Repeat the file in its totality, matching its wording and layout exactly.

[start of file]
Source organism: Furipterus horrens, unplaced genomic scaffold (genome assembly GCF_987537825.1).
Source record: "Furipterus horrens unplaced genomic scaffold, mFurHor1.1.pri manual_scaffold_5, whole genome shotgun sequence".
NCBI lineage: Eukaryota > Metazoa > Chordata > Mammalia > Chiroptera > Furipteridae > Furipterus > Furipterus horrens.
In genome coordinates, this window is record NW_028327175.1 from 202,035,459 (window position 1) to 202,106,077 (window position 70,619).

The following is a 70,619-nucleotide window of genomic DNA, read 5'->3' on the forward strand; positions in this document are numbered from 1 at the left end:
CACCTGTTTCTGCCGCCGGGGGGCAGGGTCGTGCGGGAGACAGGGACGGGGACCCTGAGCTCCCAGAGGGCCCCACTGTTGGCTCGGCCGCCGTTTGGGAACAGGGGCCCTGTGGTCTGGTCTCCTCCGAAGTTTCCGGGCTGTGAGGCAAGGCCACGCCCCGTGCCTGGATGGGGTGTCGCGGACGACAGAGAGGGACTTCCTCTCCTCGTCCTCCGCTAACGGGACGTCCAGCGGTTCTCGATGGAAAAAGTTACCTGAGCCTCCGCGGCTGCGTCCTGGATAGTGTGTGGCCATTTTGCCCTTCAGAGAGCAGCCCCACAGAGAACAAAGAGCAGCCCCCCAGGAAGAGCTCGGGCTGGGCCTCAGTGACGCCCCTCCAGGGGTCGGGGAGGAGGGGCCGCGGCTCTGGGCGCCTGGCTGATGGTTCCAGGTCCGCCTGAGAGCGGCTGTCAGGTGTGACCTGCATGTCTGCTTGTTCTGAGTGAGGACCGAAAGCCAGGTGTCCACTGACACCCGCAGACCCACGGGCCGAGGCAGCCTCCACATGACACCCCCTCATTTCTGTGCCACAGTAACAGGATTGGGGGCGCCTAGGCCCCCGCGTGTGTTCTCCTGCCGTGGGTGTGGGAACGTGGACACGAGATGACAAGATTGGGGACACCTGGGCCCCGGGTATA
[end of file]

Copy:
Source organism: Furipterus horrens, unplaced genomic scaffold (genome assembly GCF_987537825.1).
Source record: "Furipterus horrens unplaced genomic scaffold, mFurHor1.1.pri manual_scaffold_5, whole genome shotgun sequence".
NCBI lineage: Eukaryota > Metazoa > Chordata > Mammalia > Chiroptera > Furipteridae > Furipterus > Furipterus horrens.
In genome coordinates, this window is record NW_028327175.1 from 202,035,459 (window position 1) to 202,106,077 (window position 70,619).

The following is a 70,619-nucleotide window of genomic DNA, read 5'->3' on the forward strand; positions in this document are numbered from 1 at the left end:
CACCTGTTTCTGCCGCCGGGGGGCAGGGTCGTGCGGGAGACAGGGACGGGGACCCTGAGCTCCCAGAGGGCCCCACTGTTGGCTCGGCCGCCGTTTGGGAACAGGGGCCCTGTGGTCTGGTCTCCTCCGAAGTTTCCGGGCTGTGAGGCAAGGCCACGCCCCGTGCCTGGATGGGGTGTCGCGGACGACAGAGAGGGACTTCCTCTCCTCGTCCTCCGCTAACGGGACGTCCAGCGGTTCTCGATGGAAAAAGTTACCTGAGCCTCCGCGGCTGCGTCCTGGATAGTGTGTGGCCATTTTGCCCTTCAGAGAGCAGCCCCACAGAGAACAAAGAGCAGCCCCCCAGGAAGAGCTCGGGCTGGGCCTCAGTGACGCCCCTCCAGGGGTCGGGGAGGAGGGGCCGCGGCTCTGGGCGCCTGGCTGATGGTTCCAGGTCCGCCTGAGAGCGGCTGTCAGGTGTGACCTGCATGTCTGCTTGTTCTGAGTGAGGACCGAAAGCCAGGTGTCCACTGACACCCGCAGACCCACGGGCCGAGGCAGCCTCCACATGACACCCCCTCATTTCTGTGCCACAGTAACAGGATTGGGGGCGCCTAGGCCCCCGCGTGTGTTCTCCTGCCGTGGGTGTGGGAACGTGGACACGAGATGACAAGATTGGGGACACCTGGGCCCCGGGTATA